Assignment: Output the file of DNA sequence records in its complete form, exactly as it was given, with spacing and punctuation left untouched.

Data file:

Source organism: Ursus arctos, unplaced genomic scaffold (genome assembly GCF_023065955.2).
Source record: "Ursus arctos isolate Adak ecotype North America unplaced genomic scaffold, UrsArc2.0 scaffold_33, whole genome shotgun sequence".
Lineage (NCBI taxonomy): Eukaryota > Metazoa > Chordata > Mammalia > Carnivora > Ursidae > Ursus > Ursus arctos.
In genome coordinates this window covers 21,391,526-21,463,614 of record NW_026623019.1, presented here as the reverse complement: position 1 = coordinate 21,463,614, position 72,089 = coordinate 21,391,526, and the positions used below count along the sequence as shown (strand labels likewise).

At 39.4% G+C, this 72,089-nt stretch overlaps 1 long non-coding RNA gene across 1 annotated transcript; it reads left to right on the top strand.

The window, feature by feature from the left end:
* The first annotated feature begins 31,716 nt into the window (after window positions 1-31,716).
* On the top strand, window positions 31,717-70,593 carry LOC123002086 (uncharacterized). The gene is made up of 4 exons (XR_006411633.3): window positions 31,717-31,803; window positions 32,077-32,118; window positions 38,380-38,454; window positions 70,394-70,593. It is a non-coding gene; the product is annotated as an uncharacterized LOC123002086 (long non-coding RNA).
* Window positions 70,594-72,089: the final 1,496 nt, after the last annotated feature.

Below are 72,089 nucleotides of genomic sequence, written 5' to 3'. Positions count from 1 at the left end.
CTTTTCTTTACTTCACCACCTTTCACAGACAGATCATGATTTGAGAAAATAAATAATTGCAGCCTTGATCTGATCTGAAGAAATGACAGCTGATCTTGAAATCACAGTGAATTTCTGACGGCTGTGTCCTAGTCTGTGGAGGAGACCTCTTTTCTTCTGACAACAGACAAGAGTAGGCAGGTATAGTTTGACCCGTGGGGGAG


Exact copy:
Source organism: Ursus arctos, unplaced genomic scaffold (genome assembly GCF_023065955.2).
Source record: "Ursus arctos isolate Adak ecotype North America unplaced genomic scaffold, UrsArc2.0 scaffold_33, whole genome shotgun sequence".
Lineage (NCBI taxonomy): Eukaryota > Metazoa > Chordata > Mammalia > Carnivora > Ursidae > Ursus > Ursus arctos.
In genome coordinates this window covers 21,391,526-21,463,614 of record NW_026623019.1, presented here as the reverse complement: position 1 = coordinate 21,463,614, position 72,089 = coordinate 21,391,526, and the positions used below count along the sequence as shown (strand labels likewise).

At 39.4% G+C, this 72,089-nt stretch overlaps 1 long non-coding RNA gene across 1 annotated transcript; it reads left to right on the top strand.

The window, feature by feature from the left end:
* The first annotated feature begins 31,716 nt into the window (after window positions 1-31,716).
* On the top strand, window positions 31,717-70,593 carry LOC123002086 (uncharacterized). The gene is made up of 4 exons (XR_006411633.3): window positions 31,717-31,803; window positions 32,077-32,118; window positions 38,380-38,454; window positions 70,394-70,593. It is a non-coding gene; the product is annotated as an uncharacterized LOC123002086 (long non-coding RNA).
* Window positions 70,594-72,089: the final 1,496 nt, after the last annotated feature.

Below are 72,089 nucleotides of genomic sequence, written 5' to 3'. Positions count from 1 at the left end.
CTTTTCTTTACTTCACCACCTTTCACAGACAGATCATGATTTGAGAAAATAAATAATTGCAGCCTTGATCTGATCTGAAGAAATGACAGCTGATCTTGAAATCACAGTGAATTTCTGACGGCTGTGTCCTAGTCTGTGGAGGAGACCTCTTTTCTTCTGACAACAGACAAGAGTAGGCAGGTATAGTTTGACCCGTGGGGGAG